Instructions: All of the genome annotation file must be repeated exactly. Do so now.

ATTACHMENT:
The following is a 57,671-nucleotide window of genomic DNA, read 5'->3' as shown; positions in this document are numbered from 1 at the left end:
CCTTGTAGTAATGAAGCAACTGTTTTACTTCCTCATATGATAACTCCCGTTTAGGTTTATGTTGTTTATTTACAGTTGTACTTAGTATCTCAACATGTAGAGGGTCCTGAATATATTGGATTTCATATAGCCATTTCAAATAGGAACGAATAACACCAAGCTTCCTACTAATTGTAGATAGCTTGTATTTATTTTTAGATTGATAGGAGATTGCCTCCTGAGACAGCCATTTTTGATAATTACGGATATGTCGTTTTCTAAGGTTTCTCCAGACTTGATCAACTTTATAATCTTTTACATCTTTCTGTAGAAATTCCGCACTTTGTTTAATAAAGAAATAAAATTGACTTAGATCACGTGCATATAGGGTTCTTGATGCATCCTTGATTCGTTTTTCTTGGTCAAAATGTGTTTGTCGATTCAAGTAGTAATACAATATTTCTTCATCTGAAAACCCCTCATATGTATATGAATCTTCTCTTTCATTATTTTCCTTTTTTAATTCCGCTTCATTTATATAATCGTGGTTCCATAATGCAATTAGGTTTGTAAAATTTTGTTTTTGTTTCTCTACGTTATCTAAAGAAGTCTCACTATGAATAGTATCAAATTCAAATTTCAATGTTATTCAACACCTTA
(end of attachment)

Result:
The following is a 57,671-nucleotide window of genomic DNA, read 5'->3' as shown; positions in this document are numbered from 1 at the left end:
CCTTGTAGTAATGAAGCAACTGTTTTACTTCCTCATATGATAACTCCCGTTTAGGTTTATGTTGTTTATTTACAGTTGTACTTAGTATCTCAACATGTAGAGGGTCCTGAATATATTGGATTTCATATAGCCATTTCAAATAGGAACGAATAACACCAAGCTTCCTACTAATTGTAGATAGCTTGTATTTATTTTTAGATTGATAGGAGATTGCCTCCTGAGACAGCCATTTTTGATAATTACGGATATGTCGTTTTCTAAGGTTTCTCCAGACTTGATCAACTTTATAATCTTTTACATCTTTCTGTAGAAATTCCGCACTTTGTTTAATAAAGAAATAAAATTGACTTAGATCACGTGCATATAGGGTTCTTGATGCATCCTTGATTCGTTTTTCTTGGTCAAAATGTGTTTGTCGATTCAAGTAGTAATACAATATTTCTTCATCTGAAAACCCCTCATATGTATATGAATCTTCTCTTTCATTATTTTCCTTTTTTAATTCCGCTTCATTTATATAATCGTGGTTCCATAATGCAATTAGGTTTGTAAAATTTTGTTTTTGTTTCTCTACGTTATCTAAAGAAGTCTCACTATGAATAGTATCAAATTCAAATTTCAATGTTATTCAACACCTTA